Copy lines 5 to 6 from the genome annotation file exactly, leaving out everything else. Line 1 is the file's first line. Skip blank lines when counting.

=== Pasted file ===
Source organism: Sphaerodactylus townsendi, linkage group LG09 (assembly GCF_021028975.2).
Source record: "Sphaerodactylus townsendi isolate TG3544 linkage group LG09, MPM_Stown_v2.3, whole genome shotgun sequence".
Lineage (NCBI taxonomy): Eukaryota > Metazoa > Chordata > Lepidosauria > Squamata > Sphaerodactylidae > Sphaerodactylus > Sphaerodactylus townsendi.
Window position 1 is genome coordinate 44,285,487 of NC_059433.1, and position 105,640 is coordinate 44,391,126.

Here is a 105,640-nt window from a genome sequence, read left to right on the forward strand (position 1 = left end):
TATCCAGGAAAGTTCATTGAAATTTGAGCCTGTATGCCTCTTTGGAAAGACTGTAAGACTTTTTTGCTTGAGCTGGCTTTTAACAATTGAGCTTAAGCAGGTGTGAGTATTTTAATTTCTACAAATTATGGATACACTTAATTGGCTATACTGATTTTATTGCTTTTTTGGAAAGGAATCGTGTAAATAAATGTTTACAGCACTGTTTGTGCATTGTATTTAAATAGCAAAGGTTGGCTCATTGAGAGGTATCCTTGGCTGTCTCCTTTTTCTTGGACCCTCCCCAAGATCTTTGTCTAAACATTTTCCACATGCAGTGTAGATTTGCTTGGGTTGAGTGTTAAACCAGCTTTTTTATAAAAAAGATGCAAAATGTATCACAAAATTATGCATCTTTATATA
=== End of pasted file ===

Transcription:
Here is a 105,640-nt window from a genome sequence, read left to right on the forward strand (position 1 = left end):
TATCCAGGAAAGTTCATTGAAATTTGAGCCTGTATGCCTCTTTGGAAAGACTGTAAGACTTTTTTGCTTGAGCTGGCTTTTAACAATTGAGCTTAAGCAGGTGTGAGTATTTTAATTTCTACAAATTATGGATACACTTAATTGGCTATACTGATTTTATTGCTTTTTTGGAAAGGAATCGTGTAAATAAATGTTTACAGCACTGTTTGTGCATTGTATTTAAATAGCAAAGGTTGGCTCATTGAGAGGTATCCTTGGCTGTCTCCTTTTTCTTGGACCCTCCCCAAGATCTTTGTCTAAACATTTTCCACATGCAGTGTAGATTTGCTTGGGTTGAGTGTTAAACCAGCTTTTTTATAAAAAAGATGCAAAATGTATCACAAAATTATGCATCTTTATATA